Season 3 Episode 11

Mr. Monk vs. the Cobra

Aired Friday 9:00 PM Jan 28, 2005 on USA
out of 10
User Rating
465 votes

By Users

Episode Summary

Monk investigates the murder of an author who wrote a critical biography of a famous deceased martial arts movie star, Sonny Chow. The evidence present at the scene makes it appear that Chow is still alive and murdered the man who maligned him.

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  • Mr. Monk Meditates on some issues...

    Well, another week, another episode. I found the first 45 minutes rather ho-hum. The talented Harry Groener is wasted in a "guest victim" role and killed before the opening credits.

    Then we get...Natalie and Monk arguing over money. Honestly, this one seemed a bit...offensive. It starts with Monk acting like a jerk, even if we get an explanation of sorts later. So Monk's s stingy miserly type. Ugh. And are we supposed to believe he treated Sharona, a single mom trying to raise a kid, the same way?It's also a rehash of when Monk and Sharona used to argue over money and her getting paid. Way to differentiate the new girl, guys. Anyone want to bet we'll have to see one of Natalie's dates with some loser blind dates in a few episodes?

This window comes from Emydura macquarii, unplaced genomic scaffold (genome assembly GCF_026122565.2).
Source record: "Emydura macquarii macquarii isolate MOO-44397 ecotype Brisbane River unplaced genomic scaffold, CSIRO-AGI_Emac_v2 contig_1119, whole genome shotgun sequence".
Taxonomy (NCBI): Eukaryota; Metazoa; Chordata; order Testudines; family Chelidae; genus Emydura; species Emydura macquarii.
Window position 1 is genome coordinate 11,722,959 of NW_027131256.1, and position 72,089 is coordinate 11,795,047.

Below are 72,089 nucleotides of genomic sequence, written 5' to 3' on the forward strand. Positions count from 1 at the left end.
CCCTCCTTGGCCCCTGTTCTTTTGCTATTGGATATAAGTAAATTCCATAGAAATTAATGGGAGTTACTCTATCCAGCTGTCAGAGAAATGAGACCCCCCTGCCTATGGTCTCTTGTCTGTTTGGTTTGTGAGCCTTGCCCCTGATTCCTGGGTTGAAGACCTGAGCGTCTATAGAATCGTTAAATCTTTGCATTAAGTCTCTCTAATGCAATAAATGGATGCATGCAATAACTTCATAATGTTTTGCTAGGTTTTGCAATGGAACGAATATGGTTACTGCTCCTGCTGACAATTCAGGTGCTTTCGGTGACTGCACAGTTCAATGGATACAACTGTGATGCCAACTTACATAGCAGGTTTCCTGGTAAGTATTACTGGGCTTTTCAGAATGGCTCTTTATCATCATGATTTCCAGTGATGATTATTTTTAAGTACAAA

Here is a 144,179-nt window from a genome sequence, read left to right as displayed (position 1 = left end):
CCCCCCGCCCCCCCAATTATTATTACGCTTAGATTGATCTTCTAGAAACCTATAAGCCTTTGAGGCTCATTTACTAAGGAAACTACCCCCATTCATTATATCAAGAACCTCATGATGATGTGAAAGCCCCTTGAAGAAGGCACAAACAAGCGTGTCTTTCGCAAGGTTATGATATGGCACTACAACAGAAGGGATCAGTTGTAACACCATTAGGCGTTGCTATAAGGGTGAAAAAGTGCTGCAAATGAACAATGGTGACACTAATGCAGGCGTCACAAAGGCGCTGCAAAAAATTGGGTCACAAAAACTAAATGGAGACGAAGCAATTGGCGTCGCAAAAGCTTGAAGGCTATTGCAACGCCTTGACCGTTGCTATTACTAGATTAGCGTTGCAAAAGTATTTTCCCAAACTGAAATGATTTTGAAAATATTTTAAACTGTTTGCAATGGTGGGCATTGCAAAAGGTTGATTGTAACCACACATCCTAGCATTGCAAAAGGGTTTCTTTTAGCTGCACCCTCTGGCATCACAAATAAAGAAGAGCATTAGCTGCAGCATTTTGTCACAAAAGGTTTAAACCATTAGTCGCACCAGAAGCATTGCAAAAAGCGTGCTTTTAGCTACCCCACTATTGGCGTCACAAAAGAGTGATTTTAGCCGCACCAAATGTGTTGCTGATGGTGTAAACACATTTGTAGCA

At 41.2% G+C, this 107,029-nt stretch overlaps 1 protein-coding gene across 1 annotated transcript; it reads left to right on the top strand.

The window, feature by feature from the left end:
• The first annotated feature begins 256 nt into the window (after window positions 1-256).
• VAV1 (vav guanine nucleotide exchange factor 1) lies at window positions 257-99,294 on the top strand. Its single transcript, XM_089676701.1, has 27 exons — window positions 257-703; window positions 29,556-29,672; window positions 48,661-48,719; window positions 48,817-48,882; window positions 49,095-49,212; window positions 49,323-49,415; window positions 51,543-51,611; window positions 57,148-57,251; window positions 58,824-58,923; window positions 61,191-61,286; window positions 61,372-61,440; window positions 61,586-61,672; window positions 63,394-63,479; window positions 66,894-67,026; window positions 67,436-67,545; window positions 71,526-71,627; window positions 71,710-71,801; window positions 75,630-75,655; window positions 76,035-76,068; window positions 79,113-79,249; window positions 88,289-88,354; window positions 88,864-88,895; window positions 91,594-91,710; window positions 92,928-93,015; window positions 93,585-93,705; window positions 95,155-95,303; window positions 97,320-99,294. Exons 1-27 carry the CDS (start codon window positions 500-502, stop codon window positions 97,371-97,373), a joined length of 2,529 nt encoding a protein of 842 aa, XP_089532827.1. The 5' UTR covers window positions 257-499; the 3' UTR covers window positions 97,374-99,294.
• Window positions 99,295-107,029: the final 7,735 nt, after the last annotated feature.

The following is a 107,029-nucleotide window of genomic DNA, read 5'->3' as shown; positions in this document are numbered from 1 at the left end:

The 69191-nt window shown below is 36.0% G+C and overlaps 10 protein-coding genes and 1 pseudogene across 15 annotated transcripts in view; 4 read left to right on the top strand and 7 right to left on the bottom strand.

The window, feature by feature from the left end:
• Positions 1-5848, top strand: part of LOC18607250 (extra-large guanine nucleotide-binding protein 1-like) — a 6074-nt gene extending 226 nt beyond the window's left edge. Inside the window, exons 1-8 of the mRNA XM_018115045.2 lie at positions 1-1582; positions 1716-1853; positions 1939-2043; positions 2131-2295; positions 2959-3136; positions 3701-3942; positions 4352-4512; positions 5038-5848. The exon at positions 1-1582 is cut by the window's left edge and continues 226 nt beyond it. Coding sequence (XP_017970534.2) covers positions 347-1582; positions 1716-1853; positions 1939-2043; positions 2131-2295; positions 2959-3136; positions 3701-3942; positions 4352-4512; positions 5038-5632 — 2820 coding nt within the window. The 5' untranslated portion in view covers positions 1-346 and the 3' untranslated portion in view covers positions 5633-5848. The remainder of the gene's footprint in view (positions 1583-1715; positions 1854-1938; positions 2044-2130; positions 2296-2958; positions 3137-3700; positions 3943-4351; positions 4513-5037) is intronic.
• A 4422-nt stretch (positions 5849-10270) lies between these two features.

Also...well, Natalie caves on answering the phone. And comes back later at the mortuary. Way to build her up as as a strong-willed woman.

    The martial arts angle wasn't bad, and it gave us a chance to see Mako, who's always a pleasure to watch. Even if you want to slap the character up side the head when he tells Natalie to suck it up. Any similarities between "Sonny Chow" and Bruce Lee are purely coincidental, no doubt. :) The barefoot gag went on a bit too long. And hey, I just watched a Spongebob episode where Spongebob is so annoying with his delaying and persistence and all that he drives somebody to screaming distraction - hmmm, seems familiar.

    Once again, there's not much of a mystery to the mystery. We only get one suspect. The crime is fairly sneaky and well thought out - getting the police to do your dirty work, so to speak.